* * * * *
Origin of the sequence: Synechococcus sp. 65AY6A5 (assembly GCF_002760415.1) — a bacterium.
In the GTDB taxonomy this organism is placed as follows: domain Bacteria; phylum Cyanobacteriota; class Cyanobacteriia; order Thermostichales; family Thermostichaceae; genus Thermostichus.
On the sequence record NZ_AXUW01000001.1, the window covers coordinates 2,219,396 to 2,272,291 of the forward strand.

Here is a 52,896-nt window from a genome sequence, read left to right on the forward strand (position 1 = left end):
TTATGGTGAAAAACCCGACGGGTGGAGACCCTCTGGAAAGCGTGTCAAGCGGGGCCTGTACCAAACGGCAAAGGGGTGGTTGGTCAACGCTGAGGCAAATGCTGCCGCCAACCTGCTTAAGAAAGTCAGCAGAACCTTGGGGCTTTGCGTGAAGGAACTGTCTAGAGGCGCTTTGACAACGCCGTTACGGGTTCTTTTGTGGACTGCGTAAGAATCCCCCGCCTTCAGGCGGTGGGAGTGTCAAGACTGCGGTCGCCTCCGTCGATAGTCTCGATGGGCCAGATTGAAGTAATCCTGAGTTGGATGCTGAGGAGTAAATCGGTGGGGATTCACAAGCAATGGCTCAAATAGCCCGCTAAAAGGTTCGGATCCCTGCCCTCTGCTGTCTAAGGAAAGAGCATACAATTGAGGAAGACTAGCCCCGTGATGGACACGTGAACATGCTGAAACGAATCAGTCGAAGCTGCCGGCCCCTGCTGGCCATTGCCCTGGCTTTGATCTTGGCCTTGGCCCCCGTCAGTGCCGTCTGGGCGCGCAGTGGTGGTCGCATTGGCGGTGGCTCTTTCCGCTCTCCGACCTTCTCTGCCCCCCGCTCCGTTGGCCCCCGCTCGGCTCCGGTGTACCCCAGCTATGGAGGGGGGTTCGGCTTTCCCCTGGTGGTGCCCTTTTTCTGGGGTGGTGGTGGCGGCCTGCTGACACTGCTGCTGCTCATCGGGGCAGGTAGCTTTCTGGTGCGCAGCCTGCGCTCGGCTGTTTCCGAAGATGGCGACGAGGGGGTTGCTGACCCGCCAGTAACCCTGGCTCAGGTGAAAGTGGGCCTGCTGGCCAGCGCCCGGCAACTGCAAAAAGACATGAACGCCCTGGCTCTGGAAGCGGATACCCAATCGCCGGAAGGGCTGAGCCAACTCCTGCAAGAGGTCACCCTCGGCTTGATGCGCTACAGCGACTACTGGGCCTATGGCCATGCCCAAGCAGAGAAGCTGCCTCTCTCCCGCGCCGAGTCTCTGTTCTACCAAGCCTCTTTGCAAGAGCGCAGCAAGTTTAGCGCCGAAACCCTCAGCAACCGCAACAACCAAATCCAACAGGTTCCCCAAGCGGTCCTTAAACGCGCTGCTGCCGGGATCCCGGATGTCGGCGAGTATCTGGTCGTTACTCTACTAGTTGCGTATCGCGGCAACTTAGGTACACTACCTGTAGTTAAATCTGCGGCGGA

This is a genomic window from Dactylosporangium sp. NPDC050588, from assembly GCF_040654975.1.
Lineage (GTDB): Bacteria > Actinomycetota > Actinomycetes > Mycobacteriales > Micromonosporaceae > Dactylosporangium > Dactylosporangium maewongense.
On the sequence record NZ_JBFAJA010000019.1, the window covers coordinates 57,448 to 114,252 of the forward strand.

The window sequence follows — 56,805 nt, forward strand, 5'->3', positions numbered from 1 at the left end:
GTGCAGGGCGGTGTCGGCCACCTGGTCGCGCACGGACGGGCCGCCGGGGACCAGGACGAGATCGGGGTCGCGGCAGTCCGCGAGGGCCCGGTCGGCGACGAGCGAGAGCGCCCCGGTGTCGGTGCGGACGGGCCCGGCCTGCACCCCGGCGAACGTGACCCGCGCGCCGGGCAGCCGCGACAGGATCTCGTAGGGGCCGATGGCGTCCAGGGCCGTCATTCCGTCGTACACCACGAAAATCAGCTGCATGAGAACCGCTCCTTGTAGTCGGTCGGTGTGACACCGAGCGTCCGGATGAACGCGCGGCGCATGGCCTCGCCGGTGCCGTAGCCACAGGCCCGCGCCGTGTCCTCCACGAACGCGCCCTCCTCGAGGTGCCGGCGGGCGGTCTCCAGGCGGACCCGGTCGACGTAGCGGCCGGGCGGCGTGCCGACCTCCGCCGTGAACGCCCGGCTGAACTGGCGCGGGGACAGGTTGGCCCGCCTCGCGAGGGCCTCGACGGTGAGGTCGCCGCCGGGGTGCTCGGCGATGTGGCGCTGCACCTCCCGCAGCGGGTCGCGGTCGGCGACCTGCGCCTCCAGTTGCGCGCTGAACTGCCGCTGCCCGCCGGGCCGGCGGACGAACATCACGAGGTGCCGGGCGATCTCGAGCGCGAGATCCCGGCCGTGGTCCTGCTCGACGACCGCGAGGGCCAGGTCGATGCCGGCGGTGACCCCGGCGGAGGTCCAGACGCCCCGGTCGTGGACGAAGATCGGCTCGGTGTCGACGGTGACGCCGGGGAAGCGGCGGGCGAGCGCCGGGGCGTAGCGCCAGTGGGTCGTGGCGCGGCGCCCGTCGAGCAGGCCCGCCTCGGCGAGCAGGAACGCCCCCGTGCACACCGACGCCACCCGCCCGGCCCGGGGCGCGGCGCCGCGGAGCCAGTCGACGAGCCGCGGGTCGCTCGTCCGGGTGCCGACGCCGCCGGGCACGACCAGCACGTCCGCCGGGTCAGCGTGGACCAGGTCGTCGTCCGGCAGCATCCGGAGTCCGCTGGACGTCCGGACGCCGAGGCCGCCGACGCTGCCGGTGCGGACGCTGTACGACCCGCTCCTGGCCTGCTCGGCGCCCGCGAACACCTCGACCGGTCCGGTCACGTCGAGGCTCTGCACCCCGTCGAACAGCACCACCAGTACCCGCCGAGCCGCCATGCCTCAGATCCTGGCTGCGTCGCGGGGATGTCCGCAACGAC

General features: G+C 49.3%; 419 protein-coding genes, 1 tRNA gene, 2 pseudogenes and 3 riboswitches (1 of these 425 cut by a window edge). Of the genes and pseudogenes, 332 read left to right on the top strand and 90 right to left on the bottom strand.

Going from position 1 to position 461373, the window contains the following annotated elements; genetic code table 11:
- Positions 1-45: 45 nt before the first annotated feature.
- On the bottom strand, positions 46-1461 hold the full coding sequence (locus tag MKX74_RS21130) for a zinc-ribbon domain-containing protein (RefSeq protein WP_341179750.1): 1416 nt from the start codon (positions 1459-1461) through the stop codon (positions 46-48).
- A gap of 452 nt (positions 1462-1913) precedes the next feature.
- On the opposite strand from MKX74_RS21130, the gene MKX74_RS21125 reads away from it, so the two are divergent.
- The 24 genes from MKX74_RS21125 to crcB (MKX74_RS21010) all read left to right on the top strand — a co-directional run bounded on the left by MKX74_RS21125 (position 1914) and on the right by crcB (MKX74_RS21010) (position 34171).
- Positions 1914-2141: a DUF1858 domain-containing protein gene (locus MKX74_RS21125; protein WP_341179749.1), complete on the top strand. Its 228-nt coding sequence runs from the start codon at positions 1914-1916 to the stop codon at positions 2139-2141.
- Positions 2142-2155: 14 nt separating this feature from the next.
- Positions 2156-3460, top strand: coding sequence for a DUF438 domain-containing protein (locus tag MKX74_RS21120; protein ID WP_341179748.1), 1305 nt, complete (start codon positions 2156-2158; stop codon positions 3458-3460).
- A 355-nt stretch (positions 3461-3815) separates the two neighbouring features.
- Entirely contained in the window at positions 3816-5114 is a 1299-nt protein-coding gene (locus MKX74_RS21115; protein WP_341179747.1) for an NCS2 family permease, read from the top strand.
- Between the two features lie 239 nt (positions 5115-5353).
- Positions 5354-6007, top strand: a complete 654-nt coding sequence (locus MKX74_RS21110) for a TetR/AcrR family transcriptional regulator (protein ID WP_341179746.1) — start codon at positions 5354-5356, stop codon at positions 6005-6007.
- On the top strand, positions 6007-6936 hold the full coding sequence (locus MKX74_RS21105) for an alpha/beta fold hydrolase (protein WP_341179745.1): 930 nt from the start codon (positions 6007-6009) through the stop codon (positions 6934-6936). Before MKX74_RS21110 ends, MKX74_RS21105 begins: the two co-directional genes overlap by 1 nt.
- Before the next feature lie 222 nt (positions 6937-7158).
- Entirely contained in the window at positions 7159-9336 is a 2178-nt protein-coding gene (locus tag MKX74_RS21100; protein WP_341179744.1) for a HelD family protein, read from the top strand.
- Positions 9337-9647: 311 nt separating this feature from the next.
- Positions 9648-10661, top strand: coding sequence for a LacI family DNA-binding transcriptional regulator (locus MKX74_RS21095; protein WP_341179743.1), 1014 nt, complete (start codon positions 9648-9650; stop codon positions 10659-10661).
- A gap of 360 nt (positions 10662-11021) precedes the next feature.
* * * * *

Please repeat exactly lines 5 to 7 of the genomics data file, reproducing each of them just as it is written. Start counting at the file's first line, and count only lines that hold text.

TTATGGTGAAAAACCCGACGGGTGGAGACCCTCTGGAAAGCGTGTCAAGCGGGGCCTGTACCAAACGGCAAAGGGGTGGTTGGTCAACGCTGAGGCAAATGCTGCCGCCAACCTGCTTAAGAAAGTCAGCAGAACCTTGGGGCTTTGCGTGAAGGAACTGTCTAGAGGCGCTTTGACAACGCCGTTACGGGTTCTTTTGTGGACTGCGTAAGAATCCCCCGCCTTCAGGCGGTGGGAGTGTCAAGACTGCGGTCGCCTCCGTCGATAGTCTCGATGGGCCAGATTGAAGTAATCCTGAGTTGGATGCTGAGGAGTAAATCGGTGGGGATTCACAAGCAATGGCTCAAATAGCCCGCTAAAAGGTTCGGATCCCTGCCCTCTGCTGTCTAAGGAAAGAGCATACAATTGAGGAAGACTAGCCCCGTGATGGACACGTGAACATGCTGAAACGAATCAGTCGAAGCTGCCGGCCCCTGCTGGCCATTGCCCTGGCTTTGATCTTGGCCTTGGCCCCCGTCAGTGCCGTCTGGGCGCGCAGTGGTGGTCGCATTGGCGGTGGCTCTTTCCGCTCTCCGACCTTCTCTGCCCCCCGCTCCGTTGGCCCCCGCTCGGCTCCGGTGTACCCCAGCTATGGAGGGGGGTTCGGCTTTCCCCTGGTGGTGCCCTTTTTCTGGGGTGGTGGTGGCGGCCTGCTGACACTGCTGCTGCTCATCGGGGCAGGTAGCTTTCTGGTGCGCAGCCTGCGCTCGGCTGTTTCCGAAGATGGCGACGAGGGGGTTGCTGACCCGCCAGTAACCCTGGCTCAGGTGAAAGTGGGCCTGCTGGCCAGCGCCCGGCAACTGCAAAAAGACATGAACGCCCTGGCTCTGGAAGCGGATACCCAATCGCCGGAAGGGCTGAGCCAACTCCTGCAAGAGGTCACCCTCGGCTTGATGCGCTACAGCGACTACTGGGCCTATGGCCATGCCCAAGCAGAGAAGCTGCCTCTCTCCCGCGCCGAGTCTCTGTTCTACCAAGCCTCTTTGCAAGAGCGCAGCAAGTTTAGCGCCGAAACCCTCAGCAACCGCAACAACCAAATCCAACAGGTTCCCCAAGCGGTCCTTAAACGCGCTGCTGCCGGGATCCCGGATGTCGGCGAGTATCTGGTCGTTACTCTACTAGTTGCGTATCGCGGCAACTTAGGTACACTACCTGTAGTTAAATCTGCGGCGGA

This is a genomic window from Dactylosporangium sp. NPDC050588, from assembly GCF_040654975.1.
Lineage (GTDB): Bacteria > Actinomycetota > Actinomycetes > Mycobacteriales > Micromonosporaceae > Dactylosporangium > Dactylosporangium maewongense.